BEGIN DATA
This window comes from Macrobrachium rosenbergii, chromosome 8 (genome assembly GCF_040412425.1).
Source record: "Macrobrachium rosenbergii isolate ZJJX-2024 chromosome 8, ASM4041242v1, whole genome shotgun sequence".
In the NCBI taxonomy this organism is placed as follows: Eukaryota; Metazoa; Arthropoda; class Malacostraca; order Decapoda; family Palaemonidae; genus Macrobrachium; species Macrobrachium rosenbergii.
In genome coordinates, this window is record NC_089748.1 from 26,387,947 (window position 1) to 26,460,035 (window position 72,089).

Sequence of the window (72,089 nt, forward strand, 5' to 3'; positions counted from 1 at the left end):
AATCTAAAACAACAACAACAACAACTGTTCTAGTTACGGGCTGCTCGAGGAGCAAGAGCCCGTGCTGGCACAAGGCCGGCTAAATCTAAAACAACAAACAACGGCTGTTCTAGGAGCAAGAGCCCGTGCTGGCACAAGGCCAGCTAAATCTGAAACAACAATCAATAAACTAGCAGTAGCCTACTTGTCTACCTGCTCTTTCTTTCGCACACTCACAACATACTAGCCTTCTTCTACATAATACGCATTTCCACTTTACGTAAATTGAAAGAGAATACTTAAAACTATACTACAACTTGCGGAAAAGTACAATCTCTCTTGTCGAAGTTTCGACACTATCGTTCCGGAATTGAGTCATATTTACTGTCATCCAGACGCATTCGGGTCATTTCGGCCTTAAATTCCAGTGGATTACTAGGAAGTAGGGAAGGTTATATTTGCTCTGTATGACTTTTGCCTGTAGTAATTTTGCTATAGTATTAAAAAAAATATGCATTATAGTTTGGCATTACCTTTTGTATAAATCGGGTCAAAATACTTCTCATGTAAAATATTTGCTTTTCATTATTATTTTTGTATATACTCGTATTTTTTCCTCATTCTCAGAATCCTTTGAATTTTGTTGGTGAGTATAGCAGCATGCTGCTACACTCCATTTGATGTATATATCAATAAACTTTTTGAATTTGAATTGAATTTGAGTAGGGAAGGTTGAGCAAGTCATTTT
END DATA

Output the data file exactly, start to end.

This window comes from Macrobrachium rosenbergii, chromosome 8 (genome assembly GCF_040412425.1).
Source record: "Macrobrachium rosenbergii isolate ZJJX-2024 chromosome 8, ASM4041242v1, whole genome shotgun sequence".
In the NCBI taxonomy this organism is placed as follows: Eukaryota; Metazoa; Arthropoda; class Malacostraca; order Decapoda; family Palaemonidae; genus Macrobrachium; species Macrobrachium rosenbergii.
In genome coordinates, this window is record NC_089748.1 from 26,387,947 (window position 1) to 26,460,035 (window position 72,089).

Sequence of the window (72,089 nt, forward strand, 5' to 3'; positions counted from 1 at the left end):
AATCTAAAACAACAACAACAACAACTGTTCTAGTTACGGGCTGCTCGAGGAGCAAGAGCCCGTGCTGGCACAAGGCCGGCTAAATCTAAAACAACAAACAACGGCTGTTCTAGGAGCAAGAGCCCGTGCTGGCACAAGGCCAGCTAAATCTGAAACAACAATCAATAAACTAGCAGTAGCCTACTTGTCTACCTGCTCTTTCTTTCGCACACTCACAACATACTAGCCTTCTTCTACATAATACGCATTTCCACTTTACGTAAATTGAAAGAGAATACTTAAAACTATACTACAACTTGCGGAAAAGTACAATCTCTCTTGTCGAAGTTTCGACACTATCGTTCCGGAATTGAGTCATATTTACTGTCATCCAGACGCATTCGGGTCATTTCGGCCTTAAATTCCAGTGGATTACTAGGAAGTAGGGAAGGTTATATTTGCTCTGTATGACTTTTGCCTGTAGTAATTTTGCTATAGTATTAAAAAAAATATGCATTATAGTTTGGCATTACCTTTTGTATAAATCGGGTCAAAATACTTCTCATGTAAAATATTTGCTTTTCATTATTATTTTTGTATATACTCGTATTTTTTCCTCATTCTCAGAATCCTTTGAATTTTGTTGGTGAGTATAGCAGCATGCTGCTACACTCCATTTGATGTATATATCAATAAACTTTTTGAATTTGAATTGAATTTGAGTAGGGAAGGTTGAGCAAGTCATTTT